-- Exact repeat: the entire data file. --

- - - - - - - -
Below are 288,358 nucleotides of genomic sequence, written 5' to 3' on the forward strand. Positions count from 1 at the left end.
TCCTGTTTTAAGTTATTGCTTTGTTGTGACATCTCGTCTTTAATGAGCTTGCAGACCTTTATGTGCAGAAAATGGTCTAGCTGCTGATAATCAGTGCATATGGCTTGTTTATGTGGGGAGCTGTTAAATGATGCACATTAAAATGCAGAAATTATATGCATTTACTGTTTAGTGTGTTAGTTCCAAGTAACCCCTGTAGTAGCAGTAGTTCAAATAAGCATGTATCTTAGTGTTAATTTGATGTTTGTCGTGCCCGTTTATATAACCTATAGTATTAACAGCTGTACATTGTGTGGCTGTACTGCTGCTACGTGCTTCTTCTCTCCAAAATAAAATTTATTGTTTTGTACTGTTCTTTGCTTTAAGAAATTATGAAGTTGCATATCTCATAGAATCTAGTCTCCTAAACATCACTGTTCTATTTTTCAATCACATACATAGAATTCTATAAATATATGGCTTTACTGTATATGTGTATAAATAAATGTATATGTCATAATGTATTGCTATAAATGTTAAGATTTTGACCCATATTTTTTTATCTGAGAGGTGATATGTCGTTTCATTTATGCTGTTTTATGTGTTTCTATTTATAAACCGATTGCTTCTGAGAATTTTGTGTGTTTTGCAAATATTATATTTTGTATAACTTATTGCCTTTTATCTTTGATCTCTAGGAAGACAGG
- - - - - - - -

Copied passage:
Below are 288,358 nucleotides of genomic sequence, written 5' to 3' on the forward strand. Positions count from 1 at the left end.
TCCTGTTTTAAGTTATTGCTTTGTTGTGACATCTCGTCTTTAATGAGCTTGCAGACCTTTATGTGCAGAAAATGGTCTAGCTGCTGATAATCAGTGCATATGGCTTGTTTATGTGGGGAGCTGTTAAATGATGCACATTAAAATGCAGAAATTATATGCATTTACTGTTTAGTGTGTTAGTTCCAAGTAACCCCTGTAGTAGCAGTAGTTCAAATAAGCATGTATCTTAGTGTTAATTTGATGTTTGTCGTGCCCGTTTATATAACCTATAGTATTAACAGCTGTACATTGTGTGGCTGTACTGCTGCTACGTGCTTCTTCTCTCCAAAATAAAATTTATTGTTTTGTACTGTTCTTTGCTTTAAGAAATTATGAAGTTGCATATCTCATAGAATCTAGTCTCCTAAACATCACTGTTCTATTTTTCAATCACATACATAGAATTCTATAAATATATGGCTTTACTGTATATGTGTATAAATAAATGTATATGTCATAATGTATTGCTATAAATGTTAAGATTTTGACCCATATTTTTTTATCTGAGAGGTGATATGTCGTTTCATTTATGCTGTTTTATGTGTTTCTATTTATAAACCGATTGCTTCTGAGAATTTTGTGTGTTTTGCAAATATTATATTTTGTATAACTTATTGCCTTTTATCTTTGATCTCTAGGAAGACAGG